The unwritten and unspoken story of the budget showdown in Washington is the tale of both parties deliberately working to once again exempt the ever-growing Pentagon from America's larger budget/deficit discussion.
This is the thrust of the new Republican plan to pass a one-week continuing resolution for non-defense spending and at the same time pass a full year's status-quo Pentagon budget. Even though military spending is the single largest discretionary spending item in the budget, and even though there are blatant examples of Pentagon waste fraud and abuse, the GOP's proposal nonetheless insists that the Pentagon must be sacrosanct.
Meanwhile, whether deliberately or inadvertently, President Obama's tactic of citing soldier pay as the main reason to avoid a government shutdown reinforces the same embedded militarist ideology as the GOP budget proposal. It goes without saying, of course, that, delaying troop pay would be regrettable. But citing the military as the primary reason to avoid a government shutdown furthers the notion that somehow the largest discretionary budget item is the only budget item that should be considered Holy and therefore untouchable. (This is a message, by the way, that congressional Democrats have already embraced in recently offering to take yet more money from social programs and pour it into the Pentagon.)
In pursuing this course, the president is adding credence to the logic behind the GOP's "everything but the Pentagon" proposal. If troop pay is the major reason he opposes a government shutdown, then it stands to reason he would support the GOP's initiative to pass the status-quo bloated Pentagon budget for the rest of the year, while keeping everything else (read: social programs) on the chopping block.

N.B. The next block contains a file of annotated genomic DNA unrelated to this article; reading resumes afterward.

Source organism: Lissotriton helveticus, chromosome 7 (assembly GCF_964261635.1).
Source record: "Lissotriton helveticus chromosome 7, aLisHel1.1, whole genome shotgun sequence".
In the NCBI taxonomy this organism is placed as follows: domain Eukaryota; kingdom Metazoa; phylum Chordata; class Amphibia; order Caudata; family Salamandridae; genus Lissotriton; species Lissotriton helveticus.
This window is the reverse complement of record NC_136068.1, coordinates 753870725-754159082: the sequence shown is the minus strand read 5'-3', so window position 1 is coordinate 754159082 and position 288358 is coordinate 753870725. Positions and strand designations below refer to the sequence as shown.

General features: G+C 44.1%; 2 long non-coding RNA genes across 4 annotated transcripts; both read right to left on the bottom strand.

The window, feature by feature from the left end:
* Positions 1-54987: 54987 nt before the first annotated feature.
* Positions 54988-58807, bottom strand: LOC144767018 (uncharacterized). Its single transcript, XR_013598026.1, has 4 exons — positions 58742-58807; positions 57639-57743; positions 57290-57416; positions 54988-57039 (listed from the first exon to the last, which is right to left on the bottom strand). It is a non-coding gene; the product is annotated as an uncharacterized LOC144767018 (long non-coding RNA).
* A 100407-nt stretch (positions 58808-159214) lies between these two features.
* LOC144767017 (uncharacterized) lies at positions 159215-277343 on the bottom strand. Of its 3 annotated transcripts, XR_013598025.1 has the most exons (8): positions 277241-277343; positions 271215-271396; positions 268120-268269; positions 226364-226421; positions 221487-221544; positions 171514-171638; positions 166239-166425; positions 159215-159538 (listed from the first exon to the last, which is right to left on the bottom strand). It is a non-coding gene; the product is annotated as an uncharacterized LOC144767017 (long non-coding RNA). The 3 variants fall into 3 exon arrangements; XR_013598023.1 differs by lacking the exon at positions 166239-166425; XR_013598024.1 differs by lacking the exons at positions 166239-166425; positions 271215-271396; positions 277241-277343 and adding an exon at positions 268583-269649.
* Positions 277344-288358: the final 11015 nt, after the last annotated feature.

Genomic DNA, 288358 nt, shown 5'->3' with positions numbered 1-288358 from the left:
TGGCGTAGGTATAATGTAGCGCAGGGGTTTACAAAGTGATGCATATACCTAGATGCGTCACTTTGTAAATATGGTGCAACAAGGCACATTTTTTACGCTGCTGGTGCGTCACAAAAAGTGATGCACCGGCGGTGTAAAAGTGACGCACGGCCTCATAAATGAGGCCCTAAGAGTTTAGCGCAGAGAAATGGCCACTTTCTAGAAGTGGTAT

The tragedy is that if the GOP's proposal passes, an even larger and more disproportionate amount of budget cuts will be focused almost exclusively on the relatively small portion of the discretionary budget that funds social programs. This is an outcome polls show polls show most Americans strongly oppose. Indeed, just a few weeks ago, the Reuters/Ipsos poll found "a majority of Americans prefer cutting defense spending to reduce the federal deficit rather than taking money" from social programs.
That's why this move to defy the public will and exempt the Pentagon from the national deficit discussion is being done under the veneer of a larger budget showdown. Both parties know they can't come out and overtly advocate the Pentagon exemption, so they are working to legislate it under the cover of continuing resolutions and threats of a government shutdown. Their goal is first and foremost protecting the Pentagon's budget - a long-term goal of a bipartisan Washington establishment now wholly owned and operated by military contractors.
As I show in my new book Back to Our Future, it has been the goal since the 1980s rehabilitated hypermilitarism as a winning political frame, and sadly, it looks like both parties may have finally engineered a budget showdown that delivers the results the military-industrial complex has been waiting for.
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